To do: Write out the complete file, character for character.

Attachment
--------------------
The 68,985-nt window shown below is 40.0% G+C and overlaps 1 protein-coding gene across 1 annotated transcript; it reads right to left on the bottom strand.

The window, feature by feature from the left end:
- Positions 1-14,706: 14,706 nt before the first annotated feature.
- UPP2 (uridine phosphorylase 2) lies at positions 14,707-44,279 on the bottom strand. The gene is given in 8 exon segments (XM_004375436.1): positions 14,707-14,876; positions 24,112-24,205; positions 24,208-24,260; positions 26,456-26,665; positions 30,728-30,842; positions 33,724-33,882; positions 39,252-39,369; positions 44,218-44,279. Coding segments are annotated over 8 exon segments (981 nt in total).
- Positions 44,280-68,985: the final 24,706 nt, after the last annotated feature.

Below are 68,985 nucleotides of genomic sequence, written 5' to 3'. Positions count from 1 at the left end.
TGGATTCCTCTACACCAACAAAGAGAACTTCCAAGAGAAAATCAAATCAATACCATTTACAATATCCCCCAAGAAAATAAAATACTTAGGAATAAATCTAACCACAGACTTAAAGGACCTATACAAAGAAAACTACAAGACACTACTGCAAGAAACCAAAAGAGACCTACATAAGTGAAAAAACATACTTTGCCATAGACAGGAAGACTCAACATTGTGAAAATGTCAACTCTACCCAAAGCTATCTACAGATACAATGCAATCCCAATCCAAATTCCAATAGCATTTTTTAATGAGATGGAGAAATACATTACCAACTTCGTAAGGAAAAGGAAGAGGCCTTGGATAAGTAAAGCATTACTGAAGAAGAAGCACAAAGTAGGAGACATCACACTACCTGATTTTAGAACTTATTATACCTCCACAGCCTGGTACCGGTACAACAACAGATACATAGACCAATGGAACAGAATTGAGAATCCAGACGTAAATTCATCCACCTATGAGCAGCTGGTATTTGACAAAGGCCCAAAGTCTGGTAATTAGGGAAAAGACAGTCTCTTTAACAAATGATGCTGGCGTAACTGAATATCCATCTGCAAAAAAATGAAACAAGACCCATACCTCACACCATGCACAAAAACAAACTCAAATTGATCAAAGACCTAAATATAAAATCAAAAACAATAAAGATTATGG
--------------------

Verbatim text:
The 68,985-nt window shown below is 40.0% G+C and overlaps 1 protein-coding gene across 1 annotated transcript; it reads right to left on the bottom strand.

The window, feature by feature from the left end:
- Positions 1-14,706: 14,706 nt before the first annotated feature.
- UPP2 (uridine phosphorylase 2) lies at positions 14,707-44,279 on the bottom strand. The gene is given in 8 exon segments (XM_004375436.1): positions 14,707-14,876; positions 24,112-24,205; positions 24,208-24,260; positions 26,456-26,665; positions 30,728-30,842; positions 33,724-33,882; positions 39,252-39,369; positions 44,218-44,279. Coding segments are annotated over 8 exon segments (981 nt in total).
- Positions 44,280-68,985: the final 24,706 nt, after the last annotated feature.

Below are 68,985 nucleotides of genomic sequence, written 5' to 3'. Positions count from 1 at the left end.
TGGATTCCTCTACACCAACAAAGAGAACTTCCAAGAGAAAATCAAATCAATACCATTTACAATATCCCCCAAGAAAATAAAATACTTAGGAATAAATCTAACCACAGACTTAAAGGACCTATACAAAGAAAACTACAAGACACTACTGCAAGAAACCAAAAGAGACCTACATAAGTGAAAAAACATACTTTGCCATAGACAGGAAGACTCAACATTGTGAAAATGTCAACTCTACCCAAAGCTATCTACAGATACAATGCAATCCCAATCCAAATTCCAATAGCATTTTTTAATGAGATGGAGAAATACATTACCAACTTCGTAAGGAAAAGGAAGAGGCCTTGGATAAGTAAAGCATTACTGAAGAAGAAGCACAAAGTAGGAGACATCACACTACCTGATTTTAGAACTTATTATACCTCCACAGCCTGGTACCGGTACAACAACAGATACATAGACCAATGGAACAGAATTGAGAATCCAGACGTAAATTCATCCACCTATGAGCAGCTGGTATTTGACAAAGGCCCAAAGTCTGGTAATTAGGGAAAAGACAGTCTCTTTAACAAATGATGCTGGCGTAACTGAATATCCATCTGCAAAAAAATGAAACAAGACCCATACCTCACACCATGCACAAAAACAAACTCAAATTGATCAAAGACCTAAATATAAAATCAAAAACAATAAAGATTATGG